What is Dilated Cardiomyopathy (DCM)?
• DCM is a condition where the heart chambers become enlarged (dilated), which affects its ability to pump.
• The left ventricle of the heart becomes enlarged and the muscle wall becomes thinner.
• Studies suggest that around 1 in 250 people have DCM, although this may be an underestimate.
Typical symptoms include the following:
• Breathlessness (or 'dyspnoea') – fluid builds-up in the lungs, making it harder to breathe.
• Swollen legs, ankles and tummy – build-up of fluid in the tissues, because the heart isn’t pumping effectively.
• Fatigue (tiredness) – as the heart’s function is reduced, less energy is delivered to the tissues.
• Palpitations (or 'arrythmias') - feeling your heart beating too fast, too hard or like it is ‘fluttering’.
• Chest pain – caused by reduced oxygen levels.
There are several tests that might be used to diagnose DCM, including the following:
• Medical history – to look at symptoms and whether other family members have this condition (as it can be genetic).
• Physical exam – to see what physical symptoms, if any, are happening.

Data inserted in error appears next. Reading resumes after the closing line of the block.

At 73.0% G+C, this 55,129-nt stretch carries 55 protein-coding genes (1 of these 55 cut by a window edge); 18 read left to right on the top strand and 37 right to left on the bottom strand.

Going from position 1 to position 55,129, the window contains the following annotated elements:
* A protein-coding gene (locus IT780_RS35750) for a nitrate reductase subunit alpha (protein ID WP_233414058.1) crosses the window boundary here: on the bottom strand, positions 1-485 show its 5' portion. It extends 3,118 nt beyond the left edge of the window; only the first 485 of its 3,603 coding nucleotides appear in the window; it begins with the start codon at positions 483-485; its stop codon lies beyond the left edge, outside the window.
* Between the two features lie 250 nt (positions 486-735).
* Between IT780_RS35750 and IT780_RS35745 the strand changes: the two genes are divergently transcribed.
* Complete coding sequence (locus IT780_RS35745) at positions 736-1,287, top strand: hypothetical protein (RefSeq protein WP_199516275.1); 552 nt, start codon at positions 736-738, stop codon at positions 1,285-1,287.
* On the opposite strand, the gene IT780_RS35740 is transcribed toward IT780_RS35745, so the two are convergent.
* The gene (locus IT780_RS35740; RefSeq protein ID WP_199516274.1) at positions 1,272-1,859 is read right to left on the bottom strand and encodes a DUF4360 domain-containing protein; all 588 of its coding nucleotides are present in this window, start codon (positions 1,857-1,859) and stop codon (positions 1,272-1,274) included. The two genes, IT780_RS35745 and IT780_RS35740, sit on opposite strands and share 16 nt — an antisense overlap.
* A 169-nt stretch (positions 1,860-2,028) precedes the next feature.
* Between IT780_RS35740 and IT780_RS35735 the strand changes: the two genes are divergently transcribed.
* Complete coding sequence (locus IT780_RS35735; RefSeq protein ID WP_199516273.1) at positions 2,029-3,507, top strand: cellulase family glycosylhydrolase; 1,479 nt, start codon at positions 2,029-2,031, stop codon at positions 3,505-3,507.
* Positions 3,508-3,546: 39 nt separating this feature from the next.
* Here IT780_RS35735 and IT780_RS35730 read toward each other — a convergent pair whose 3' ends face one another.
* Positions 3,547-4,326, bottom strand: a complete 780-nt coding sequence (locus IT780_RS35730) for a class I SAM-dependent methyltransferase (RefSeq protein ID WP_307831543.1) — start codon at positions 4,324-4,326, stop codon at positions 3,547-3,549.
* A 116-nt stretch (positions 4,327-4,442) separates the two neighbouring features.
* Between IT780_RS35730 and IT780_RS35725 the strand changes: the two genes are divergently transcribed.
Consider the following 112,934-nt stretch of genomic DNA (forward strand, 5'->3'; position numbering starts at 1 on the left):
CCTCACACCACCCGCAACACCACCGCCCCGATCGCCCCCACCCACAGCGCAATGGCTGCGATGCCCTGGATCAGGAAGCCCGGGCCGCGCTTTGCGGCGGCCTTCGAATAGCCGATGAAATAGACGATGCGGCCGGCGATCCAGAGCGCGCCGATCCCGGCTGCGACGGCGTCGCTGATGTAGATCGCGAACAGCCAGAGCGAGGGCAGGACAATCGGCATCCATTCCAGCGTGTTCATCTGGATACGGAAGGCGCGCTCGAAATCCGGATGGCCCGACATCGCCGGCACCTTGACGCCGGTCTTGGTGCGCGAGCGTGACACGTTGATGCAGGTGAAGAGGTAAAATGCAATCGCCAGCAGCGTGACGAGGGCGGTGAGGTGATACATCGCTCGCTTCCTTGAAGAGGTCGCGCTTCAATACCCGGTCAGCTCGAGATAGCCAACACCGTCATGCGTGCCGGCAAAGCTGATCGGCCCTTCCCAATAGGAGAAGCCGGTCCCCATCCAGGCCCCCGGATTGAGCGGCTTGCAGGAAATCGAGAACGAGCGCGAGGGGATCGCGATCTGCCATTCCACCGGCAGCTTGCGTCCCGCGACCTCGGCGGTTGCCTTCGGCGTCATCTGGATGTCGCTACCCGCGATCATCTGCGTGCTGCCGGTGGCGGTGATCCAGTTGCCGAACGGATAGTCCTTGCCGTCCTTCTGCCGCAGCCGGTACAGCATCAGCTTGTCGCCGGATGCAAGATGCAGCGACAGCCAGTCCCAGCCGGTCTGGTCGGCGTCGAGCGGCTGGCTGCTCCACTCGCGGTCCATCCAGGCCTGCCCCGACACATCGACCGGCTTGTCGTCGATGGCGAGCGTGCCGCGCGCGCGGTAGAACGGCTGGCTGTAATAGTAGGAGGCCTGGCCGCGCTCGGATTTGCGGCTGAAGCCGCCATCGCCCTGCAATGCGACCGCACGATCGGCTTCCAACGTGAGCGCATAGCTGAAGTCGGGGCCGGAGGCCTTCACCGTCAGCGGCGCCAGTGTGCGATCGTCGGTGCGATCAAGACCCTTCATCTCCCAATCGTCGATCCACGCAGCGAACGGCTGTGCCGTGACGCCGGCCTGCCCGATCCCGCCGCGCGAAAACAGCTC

• ECG (electrocardiogram) – this looks at the electrical activity of the heart and whether arrhythmias (abnormal heart rhythms) are happening.
• Exercise tests – these are tests done during exercise, such as on an exercise bike or a treadmill, to look at how the heart works during exertion (where it is under increased pressure to work) and measure oxygen consumption during exercise.
Treatment for DCM aims to control symptoms and reduce complications, and the condition itself may improve with treatment. However, ongoing monitoring of treatment and symptoms is important. Treatment is individualised to the symptoms someone experiences.
Treatment may include medication, devices, surgery or lifestyle management.